Retired Seattle Times reporter and editor Jack Broom shares how to craft ledes at the 2018 Ruralite Communicators’ Workshop. Photo by Mike Teegarden

Struggling with how to start a story?

Forget the rules. Focus on the promise.

“By and large, using all 5 W’s (who, what, where, why, when) results in a really bulky sentence,” says retired Seattle Times reporter and writing instructor Jack Broom.

“You don’t want your first sentence to be bulky. You want it to be enticing, a promise of something to come.”

Avoid putting the name of an organization, exact dates, quotes, or more than 1 or 2 pieces of data into the first paragraph of your story. Instead, make your lede:

  • Clear
  • Accurate
  • Easy to understand
  • Cliché-free

Some journalists are taught not to ask questions in a lede, but Jack often uses that style to involve readers in the story. Or you could have a hard news lede, just stating the facts. There’s a time and a place for everything.

“Do not rely on any one type of lede,” Jack says. 

Above all, make readers curious. Once drafted, Jack suggests reading story starters out loud to test how they sound. Remove as many words as you can without harming the meaning. Then have someone else read it.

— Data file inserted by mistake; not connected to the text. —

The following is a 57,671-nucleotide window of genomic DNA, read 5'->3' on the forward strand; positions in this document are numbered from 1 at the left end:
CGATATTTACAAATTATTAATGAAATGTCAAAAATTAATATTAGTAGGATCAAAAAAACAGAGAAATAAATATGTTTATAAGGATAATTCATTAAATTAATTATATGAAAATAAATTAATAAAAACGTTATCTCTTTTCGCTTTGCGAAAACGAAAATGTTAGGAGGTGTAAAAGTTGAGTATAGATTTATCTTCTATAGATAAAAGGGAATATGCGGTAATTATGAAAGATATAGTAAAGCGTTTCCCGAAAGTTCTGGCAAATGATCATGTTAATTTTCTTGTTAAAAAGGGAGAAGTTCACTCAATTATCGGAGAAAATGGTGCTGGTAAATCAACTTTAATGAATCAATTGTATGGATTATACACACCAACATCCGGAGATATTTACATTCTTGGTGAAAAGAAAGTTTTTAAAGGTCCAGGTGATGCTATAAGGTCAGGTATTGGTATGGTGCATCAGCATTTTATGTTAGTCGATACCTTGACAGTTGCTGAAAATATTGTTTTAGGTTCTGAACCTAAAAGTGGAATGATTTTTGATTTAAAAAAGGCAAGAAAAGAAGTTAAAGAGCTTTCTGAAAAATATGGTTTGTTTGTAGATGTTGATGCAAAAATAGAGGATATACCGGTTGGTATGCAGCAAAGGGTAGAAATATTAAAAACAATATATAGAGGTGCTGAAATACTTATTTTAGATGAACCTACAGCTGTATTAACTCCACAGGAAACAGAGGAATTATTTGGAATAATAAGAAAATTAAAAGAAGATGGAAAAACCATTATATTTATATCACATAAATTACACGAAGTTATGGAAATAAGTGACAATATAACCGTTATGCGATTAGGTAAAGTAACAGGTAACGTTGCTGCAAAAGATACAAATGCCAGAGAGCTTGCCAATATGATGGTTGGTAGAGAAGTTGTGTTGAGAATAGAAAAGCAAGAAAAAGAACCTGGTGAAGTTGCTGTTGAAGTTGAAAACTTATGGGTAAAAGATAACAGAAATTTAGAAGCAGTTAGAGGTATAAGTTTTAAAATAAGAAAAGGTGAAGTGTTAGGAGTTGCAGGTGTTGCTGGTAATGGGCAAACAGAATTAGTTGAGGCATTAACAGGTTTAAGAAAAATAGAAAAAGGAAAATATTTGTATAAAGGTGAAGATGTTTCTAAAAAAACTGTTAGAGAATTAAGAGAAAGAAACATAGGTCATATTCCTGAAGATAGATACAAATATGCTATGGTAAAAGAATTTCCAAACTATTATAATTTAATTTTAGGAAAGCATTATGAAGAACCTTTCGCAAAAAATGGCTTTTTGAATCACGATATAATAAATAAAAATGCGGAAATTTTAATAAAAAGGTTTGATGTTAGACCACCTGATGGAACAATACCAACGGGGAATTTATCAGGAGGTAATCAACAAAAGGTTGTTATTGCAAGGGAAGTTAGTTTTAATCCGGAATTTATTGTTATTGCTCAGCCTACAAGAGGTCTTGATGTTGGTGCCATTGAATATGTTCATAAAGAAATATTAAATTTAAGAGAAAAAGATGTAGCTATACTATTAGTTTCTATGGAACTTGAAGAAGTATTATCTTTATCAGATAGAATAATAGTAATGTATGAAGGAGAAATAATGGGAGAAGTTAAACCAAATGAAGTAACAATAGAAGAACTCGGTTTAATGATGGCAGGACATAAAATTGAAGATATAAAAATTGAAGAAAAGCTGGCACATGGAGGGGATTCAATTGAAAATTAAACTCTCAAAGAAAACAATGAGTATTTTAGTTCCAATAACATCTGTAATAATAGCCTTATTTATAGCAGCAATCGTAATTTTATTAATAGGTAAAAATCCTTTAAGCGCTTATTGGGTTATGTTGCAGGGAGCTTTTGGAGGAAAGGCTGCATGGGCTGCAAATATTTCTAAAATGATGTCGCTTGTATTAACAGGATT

Peer Examples

We found several promising ledes in May’s feature stories. Here are some of our favorites:

As a teenager planning to be a band teacher, Anna Viemeister couldn’t have imagined that a key piece of her future would be determined while singing opera at a karaoke sushi bar in New York City.
—Kathy Urspung, Northern Wasco PUD, Oregon 

In a time of need for himself, Al Jenkins has maintained his focus on helping those in Northern California who have suffered devastating losses to wildfires.
—Craig Reed, Douglas Electric, Oregon

Hey partner, listen up: If you’re gonna drink at the Short Branch Saloon in the far-flung desert burg of Crystal, you best be forewarned that you gotta play by the rules. Ms. Kathy’s rules.
—John M. Glionna, Valley Electric, Nevada

First things first: I want to meet Ms. Kathy. I also want to meet the woman who sang opera in a sushi bar. And the hint of Al Jenkins’ heartbreak makes me want to learn more. Each one of these stories start with a promise, drawing us into the stories.

Have a lede you love?
Share it in the comments!

Need more story-starter tips?
This gem from our archives shares 4 different ways you can tempt readers to dive into your content.

Want to learn more about Jack?
Read what he learned over 39 years of reporting for The Seattle Times.